By Winnie Eke
There has to be something I am missing. There appears to be many ambiguities when it comes to protecting and helping the poor in our society.
Let us consider the debates on contraception and abortion on one hand and the legislation to help the children they claim deserve to be born. See Congressman Paul Ryan’s 2014 budget. A new controversy in the name of religious freedom appears to be the focal point for those who do not like the Affordable Care Act (ACA).
Why would Hobby Lobby, a company that has previously provided insurance to its workers, suddenly sue for its religious freedom?
Does it mean the workers do not have their own religion or must they relinquish their beliefs for the company owners? The Religious Freedom Restoration Act of 1993 (Act 42 U.S. Code 21B, ) protects free exercise of religion of individuals. Under Oregon v. Smith the RFRA insists that government no longer has to justify burdens as they are incidental.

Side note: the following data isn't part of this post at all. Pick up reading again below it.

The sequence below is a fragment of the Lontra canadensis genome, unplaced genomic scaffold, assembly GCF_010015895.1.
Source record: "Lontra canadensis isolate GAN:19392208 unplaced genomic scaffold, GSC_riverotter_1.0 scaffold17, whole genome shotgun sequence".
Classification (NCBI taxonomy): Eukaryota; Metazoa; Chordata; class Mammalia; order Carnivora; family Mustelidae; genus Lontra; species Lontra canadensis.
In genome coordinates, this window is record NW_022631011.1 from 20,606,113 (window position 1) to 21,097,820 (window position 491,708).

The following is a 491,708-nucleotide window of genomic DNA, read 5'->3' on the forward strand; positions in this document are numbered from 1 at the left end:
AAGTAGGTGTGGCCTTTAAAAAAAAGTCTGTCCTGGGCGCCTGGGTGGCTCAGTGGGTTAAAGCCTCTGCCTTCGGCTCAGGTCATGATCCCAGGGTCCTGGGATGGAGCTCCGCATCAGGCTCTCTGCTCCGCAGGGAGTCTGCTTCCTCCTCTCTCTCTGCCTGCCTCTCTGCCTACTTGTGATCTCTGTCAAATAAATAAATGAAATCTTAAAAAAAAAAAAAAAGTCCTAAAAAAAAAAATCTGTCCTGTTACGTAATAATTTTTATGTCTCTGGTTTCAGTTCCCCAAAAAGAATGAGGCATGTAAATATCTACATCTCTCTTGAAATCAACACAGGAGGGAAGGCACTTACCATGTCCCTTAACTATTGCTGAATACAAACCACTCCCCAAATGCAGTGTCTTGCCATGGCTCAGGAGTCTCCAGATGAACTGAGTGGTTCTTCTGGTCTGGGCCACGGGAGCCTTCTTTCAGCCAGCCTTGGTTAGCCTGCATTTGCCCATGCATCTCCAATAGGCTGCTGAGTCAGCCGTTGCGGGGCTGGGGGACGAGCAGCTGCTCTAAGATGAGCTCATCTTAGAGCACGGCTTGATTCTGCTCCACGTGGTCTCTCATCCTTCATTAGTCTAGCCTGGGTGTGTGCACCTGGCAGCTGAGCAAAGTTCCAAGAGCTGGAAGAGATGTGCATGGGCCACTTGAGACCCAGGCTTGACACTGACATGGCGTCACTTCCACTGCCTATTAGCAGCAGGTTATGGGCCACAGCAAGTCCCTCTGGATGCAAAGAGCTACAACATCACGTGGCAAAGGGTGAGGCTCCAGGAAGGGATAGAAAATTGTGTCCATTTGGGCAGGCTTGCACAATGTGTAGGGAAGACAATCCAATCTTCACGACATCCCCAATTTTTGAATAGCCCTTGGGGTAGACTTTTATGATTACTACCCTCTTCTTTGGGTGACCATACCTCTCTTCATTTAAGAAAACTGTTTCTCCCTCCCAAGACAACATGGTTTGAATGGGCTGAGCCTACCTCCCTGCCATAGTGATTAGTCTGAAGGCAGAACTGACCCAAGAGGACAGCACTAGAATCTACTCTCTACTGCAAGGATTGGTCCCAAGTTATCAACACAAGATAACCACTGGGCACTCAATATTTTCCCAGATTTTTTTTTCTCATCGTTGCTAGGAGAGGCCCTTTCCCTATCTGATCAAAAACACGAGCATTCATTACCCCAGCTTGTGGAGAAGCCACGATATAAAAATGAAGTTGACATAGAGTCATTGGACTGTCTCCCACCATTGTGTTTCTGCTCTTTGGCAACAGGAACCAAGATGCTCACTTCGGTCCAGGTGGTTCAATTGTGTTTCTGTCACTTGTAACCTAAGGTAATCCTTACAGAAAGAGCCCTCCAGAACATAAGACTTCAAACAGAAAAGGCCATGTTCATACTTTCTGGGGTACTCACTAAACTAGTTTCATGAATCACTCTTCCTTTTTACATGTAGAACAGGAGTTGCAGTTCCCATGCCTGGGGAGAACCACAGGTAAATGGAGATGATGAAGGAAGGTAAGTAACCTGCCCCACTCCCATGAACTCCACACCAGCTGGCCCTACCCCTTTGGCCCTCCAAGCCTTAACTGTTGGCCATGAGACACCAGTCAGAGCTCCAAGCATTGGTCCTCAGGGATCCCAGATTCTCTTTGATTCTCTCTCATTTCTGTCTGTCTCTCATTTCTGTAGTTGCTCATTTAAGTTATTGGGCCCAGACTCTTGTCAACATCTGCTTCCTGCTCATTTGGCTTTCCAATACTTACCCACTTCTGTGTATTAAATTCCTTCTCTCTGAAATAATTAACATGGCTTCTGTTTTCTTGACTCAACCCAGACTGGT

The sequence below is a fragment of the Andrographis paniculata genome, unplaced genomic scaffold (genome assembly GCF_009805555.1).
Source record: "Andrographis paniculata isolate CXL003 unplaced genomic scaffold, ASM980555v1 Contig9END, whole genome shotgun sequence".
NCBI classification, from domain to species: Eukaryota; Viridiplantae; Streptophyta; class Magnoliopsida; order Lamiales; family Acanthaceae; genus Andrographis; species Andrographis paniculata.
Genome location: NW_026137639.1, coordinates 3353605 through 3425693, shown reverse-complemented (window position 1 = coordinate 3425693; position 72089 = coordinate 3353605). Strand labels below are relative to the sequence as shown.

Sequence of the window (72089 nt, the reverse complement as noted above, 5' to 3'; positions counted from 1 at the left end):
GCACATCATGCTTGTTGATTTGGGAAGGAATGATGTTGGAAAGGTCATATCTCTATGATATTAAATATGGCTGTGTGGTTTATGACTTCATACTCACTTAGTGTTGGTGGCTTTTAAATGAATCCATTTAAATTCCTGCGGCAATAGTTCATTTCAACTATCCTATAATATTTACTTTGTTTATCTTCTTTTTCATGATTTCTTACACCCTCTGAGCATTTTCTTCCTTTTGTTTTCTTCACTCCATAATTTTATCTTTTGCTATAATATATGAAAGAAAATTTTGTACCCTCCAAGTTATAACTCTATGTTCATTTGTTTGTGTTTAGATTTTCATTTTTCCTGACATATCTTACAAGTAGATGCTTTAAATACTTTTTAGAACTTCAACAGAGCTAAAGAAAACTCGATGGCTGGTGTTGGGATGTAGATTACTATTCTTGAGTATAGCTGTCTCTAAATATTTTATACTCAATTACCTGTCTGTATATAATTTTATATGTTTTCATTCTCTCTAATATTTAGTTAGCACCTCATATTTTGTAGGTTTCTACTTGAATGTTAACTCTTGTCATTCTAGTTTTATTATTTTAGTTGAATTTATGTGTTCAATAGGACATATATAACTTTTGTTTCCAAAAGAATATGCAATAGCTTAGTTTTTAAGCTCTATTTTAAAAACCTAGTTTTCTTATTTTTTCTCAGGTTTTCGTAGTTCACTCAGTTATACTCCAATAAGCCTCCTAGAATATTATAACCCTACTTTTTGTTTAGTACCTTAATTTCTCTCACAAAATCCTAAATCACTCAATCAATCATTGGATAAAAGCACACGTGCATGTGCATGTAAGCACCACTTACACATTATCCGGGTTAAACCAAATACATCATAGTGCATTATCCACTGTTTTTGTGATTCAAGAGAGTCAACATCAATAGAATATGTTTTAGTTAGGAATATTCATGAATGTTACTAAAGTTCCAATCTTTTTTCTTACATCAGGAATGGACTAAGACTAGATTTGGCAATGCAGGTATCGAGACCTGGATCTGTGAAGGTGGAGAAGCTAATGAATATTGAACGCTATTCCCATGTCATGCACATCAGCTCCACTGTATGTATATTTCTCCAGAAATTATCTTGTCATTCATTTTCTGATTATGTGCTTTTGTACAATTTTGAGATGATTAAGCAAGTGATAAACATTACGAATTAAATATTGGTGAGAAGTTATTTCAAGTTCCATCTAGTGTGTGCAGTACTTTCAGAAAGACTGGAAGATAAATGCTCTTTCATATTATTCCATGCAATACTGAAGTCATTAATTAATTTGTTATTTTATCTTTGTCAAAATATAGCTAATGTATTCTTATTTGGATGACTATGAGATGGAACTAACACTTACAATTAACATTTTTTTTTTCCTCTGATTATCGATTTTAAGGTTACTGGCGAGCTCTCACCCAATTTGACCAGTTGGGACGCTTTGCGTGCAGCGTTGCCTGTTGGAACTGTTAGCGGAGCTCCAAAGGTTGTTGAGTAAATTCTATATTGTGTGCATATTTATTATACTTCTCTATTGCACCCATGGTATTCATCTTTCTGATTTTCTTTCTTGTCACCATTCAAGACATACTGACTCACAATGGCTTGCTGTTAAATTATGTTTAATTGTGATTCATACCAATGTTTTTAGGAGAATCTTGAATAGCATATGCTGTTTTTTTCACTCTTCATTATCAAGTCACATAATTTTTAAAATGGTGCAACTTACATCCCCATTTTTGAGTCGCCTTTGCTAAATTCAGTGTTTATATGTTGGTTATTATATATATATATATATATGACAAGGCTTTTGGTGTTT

Hobby Lobby’s argument that the ACA violates its religious freedom appears to be political in view of the Smith ruling. How can a for profit company that employs thousands of people justify depriving them of health care, knowing fully well that their decision or goal will bring an undue burden to their workers?
It is also ironic, if not comical, that Hobby Lobby invests in the companies that make the products that they now object to. I am wondering if they are feeling guilty for not adhering to their own beliefs, or if they want to make a political statement and at the same time make sure that those who could benefit under the ACA will be penalized.
What do you think?